Bacterial leaf scorch has become public enemy number one for me in my fieldwork over the last few years. In plant health care issues crop frequently. Whether fungal, viral, bacterial, cultural or pest related, I deal with a number of stressors and challenges in varied environments and hosts on a daily basis. Every once in a while, a more sinister challenge rears its head, and Bacterial Leaf Scorch is such a beast. By way of field experience and individual research I’ve collected a general working knowledge of this disease, the challenges it brings forth, and the best ways I know how to deal with it. I would like to take the opportunity to share these meanderings in case they are of any value to the trees and the people that care for them.
Bacterial leaf scorch is caused by a small gram negative bacterium Xyllela fastidiosa. The pathogen is vectored to trees by a variety of planthoppers and treehoppers which may acquire the pathogen from another afflicted tree or from other symptomless hosts in the environment. Bacterial colonies form and grow in mass within the vascular tissue of the tree over time. As the disease spreads throughout the tree, the bacterial colonies occlude the vascular tissue of the tree enough to hinder or completely disrupt the flow of water and nutrients between the roots and canopy of the host, just as a blood clot would in a vein or artery.
The disease symptoms in the foliage express as a marginal leaf burn, starting at the edges and proceeding toward the center of the leaf. This is a result of drought stress due to disrupted vascular transport, usually showing first in midsummer once temperatures heat up and the bacterial colonies have had time to mature throughout the growing season. Scorched leaves will drop earlier than they otherwise would have, which shortens the growing season for the tree and therefore also the amount of food that it is able to produce for itself via photosynthesis. Branches that have been suffering for multiple seasons will die and drop, and eventually the tree will become so thin, stressed, and malnourished that it will succumb to this chronic and fatal disease.
Many different trees can get bacterial leaf scorch as the pathogen is fairly unselective as per its host, but there are some usual suspects. In Lancaster County all of the trees that I am currently treating for BLS are Oaks, with Pin and Red seeming exceptionally susceptible. I have also read of BLS cropping up in sycamore, Red maple, Sweetgum, American elm, and even honeylocust (which is very challenging to identify scorch in because of the compound leaf).
As of now there is no known cure for bacterial leaf scorch and the prognosis is bleak. The conventional wisdom states that you should prune the dead wood and scraggly water sprouts out of your tree to keep it pretty, and mulch and water your tree to keep it as happy and healthy as possible until it’s ultimate demise. I think we can do more, so I’ve been treating these trees my own way. I use a multi-faceted approach consisting of stress reducers, soil builders, fertilizations, antibiotic injections, and sound cultural practice. I do not know if I will ever be able to “save” a tree by curing bacterial leaf scorch, but I do know that I have been seeing success in the field over the last few seasons, and that gives me hope. Here follows my bacterial leaf scorch regimen, the goal of which is “reduce stress, retain as many leaves as possible, push more leaves the following season, repeat.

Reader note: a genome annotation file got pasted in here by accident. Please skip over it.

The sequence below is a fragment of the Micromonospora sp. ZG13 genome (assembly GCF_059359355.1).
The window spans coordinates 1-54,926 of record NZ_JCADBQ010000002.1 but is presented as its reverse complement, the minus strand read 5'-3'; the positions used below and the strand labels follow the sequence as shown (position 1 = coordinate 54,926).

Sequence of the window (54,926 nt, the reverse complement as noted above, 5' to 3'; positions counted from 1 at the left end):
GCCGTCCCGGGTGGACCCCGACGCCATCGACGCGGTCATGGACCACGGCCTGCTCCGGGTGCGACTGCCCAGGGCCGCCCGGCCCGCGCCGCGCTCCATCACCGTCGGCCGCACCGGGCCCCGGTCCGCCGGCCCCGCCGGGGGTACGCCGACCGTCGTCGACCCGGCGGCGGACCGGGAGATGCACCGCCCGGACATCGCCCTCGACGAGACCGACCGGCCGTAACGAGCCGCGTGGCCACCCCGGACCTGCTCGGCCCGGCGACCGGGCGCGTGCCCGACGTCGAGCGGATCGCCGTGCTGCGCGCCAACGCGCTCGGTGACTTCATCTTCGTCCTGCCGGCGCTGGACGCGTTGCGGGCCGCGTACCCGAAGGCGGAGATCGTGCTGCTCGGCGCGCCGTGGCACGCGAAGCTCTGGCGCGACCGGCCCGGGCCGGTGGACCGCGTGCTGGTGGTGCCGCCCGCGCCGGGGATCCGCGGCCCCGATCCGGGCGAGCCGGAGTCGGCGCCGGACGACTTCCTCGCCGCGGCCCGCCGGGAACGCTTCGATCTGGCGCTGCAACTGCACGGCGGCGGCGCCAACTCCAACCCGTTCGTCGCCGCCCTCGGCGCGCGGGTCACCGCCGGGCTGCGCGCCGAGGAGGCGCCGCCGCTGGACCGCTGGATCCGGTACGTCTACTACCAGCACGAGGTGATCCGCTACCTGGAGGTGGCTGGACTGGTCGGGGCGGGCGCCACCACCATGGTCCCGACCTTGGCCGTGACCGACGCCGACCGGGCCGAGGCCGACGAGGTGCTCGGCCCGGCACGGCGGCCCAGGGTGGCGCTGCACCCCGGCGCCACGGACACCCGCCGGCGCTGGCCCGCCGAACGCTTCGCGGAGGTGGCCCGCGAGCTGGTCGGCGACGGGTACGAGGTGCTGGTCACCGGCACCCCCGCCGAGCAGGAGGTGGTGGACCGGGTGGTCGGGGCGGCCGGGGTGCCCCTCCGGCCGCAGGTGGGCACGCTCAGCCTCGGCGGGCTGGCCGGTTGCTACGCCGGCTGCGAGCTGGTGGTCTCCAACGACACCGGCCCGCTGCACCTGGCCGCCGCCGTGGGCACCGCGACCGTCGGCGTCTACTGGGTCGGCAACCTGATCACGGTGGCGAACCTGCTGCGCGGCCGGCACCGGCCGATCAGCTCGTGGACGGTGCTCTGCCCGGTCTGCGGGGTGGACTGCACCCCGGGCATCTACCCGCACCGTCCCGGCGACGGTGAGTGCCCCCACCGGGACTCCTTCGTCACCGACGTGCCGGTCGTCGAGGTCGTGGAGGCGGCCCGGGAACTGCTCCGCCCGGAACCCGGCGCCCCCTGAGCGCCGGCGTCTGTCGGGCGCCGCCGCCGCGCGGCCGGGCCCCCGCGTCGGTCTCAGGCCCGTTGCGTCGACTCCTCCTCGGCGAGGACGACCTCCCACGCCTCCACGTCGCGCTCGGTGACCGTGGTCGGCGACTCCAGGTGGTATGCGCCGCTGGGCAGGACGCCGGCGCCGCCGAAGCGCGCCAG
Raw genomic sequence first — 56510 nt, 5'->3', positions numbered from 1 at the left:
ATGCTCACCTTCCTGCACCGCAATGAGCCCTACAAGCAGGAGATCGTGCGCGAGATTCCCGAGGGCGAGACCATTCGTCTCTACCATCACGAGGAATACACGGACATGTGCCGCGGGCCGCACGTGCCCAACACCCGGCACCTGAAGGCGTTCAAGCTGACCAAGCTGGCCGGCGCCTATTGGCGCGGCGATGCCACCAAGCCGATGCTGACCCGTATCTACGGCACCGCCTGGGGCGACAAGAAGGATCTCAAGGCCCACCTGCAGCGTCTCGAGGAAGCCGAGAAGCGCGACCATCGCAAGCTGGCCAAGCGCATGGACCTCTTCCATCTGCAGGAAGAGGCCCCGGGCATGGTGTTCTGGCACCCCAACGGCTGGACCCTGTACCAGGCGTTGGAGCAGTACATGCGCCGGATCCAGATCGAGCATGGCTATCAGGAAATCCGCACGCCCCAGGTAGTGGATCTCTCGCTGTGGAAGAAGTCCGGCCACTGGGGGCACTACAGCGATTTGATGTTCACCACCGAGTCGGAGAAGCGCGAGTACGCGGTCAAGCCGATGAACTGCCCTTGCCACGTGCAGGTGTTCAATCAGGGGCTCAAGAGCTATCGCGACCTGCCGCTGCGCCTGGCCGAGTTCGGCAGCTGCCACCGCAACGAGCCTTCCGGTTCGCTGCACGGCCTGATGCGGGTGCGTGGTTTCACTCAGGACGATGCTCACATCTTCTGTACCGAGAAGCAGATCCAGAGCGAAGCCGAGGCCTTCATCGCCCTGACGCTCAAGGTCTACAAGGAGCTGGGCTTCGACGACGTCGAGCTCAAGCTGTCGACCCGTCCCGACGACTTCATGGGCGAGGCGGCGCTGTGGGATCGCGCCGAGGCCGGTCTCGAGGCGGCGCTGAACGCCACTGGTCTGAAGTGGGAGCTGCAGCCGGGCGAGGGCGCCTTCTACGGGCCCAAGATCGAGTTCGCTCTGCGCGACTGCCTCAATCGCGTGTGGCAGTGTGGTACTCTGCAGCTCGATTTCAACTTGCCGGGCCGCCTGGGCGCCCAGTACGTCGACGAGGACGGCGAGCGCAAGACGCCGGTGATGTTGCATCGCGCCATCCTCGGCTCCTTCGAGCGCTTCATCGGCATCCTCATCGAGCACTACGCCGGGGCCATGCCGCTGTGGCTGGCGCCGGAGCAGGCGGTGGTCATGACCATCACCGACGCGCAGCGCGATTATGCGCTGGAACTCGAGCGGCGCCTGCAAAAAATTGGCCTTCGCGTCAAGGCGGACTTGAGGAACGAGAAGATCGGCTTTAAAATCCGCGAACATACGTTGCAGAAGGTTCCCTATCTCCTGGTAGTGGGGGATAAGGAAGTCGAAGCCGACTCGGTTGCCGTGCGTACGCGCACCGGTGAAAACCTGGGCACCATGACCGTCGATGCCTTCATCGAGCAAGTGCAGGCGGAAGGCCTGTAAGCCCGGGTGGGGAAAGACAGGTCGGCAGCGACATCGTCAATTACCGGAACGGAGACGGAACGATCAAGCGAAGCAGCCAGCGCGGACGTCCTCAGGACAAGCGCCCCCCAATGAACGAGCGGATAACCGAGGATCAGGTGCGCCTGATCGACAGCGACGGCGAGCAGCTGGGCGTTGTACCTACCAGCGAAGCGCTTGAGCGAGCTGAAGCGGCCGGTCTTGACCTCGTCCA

Early Identification is critical to having any kind of chance with bacterial leaf scorch. Recurring growing seasons with the disease leads to compound damages, and some trees will be too far gone to be treated at all. When the visual symptom of marginal leaf burn shows up even slightly (look from July-September), it’s time to collect some leaves and send tissue samples to a lab. Even without a positive ID, the cultural and organic practices in my program can be implemented at any time to negate plant stress, and healthy plants are more disease resistant. An ounce of prevention is worth a pound of cure, and so forth…
Good cultural practices can be completed by any homeowner on their own property, or with the help of a good landscape technician. Grass under sick trees, or trees in general, is really no good. Turf competes with trees in shared root space for water and nutrients, so in such a competitive environment, less resources will be available to the tree. The tree’s roots may also suffer from soil compaction from heavy lawnmowers, as well as the regular applications of herbicides, grub controls, and synthetic nitrogen that are popular in general lawn programs.
Remove the grass around the trunk and replace it with a bed- at least 10-15’ diameter, but the bigger the better. Replace the grass with a topdress of mulch, or much better yet- leaf compost! Leaf compost does a better job of recreating the forest floor by providing a more suitable source of carbon to feed the biology. If you want to go the extra mile, put down Finesse GVH or Carbo-Grow 3-0-3 first before top dressing with leaf compost. Finesse GVH can also be applied in the fall at the screaming rate of 100lbs/ thousand sq. ft. as a powerful soil builder. These products will get the biology churning and start building better soil over the tree’s roots quickly. More biology and better soil means less compaction, greater water retention, and better stress resistance across the board.
Another good cultural step for taking care of a BLS patient is to water the tree during the growing season – the right way! There is a right and a wrong way to water a tree suffering from drought stress. If you water shallow and frequently, you will train the tree’s roots up toward the surface. This is called hydrotropism – do not do this. Wait until the spring rains have passed and it is hot and dry, then water for one to two hours every 10-14 days with a garden hose on low pressure directly at the base of the tree. This deep watering practice trains roots down, where they will have greater access to groundwater and nutrition when drought conditions do arise. Water in the morning. Watering at night encourages disease.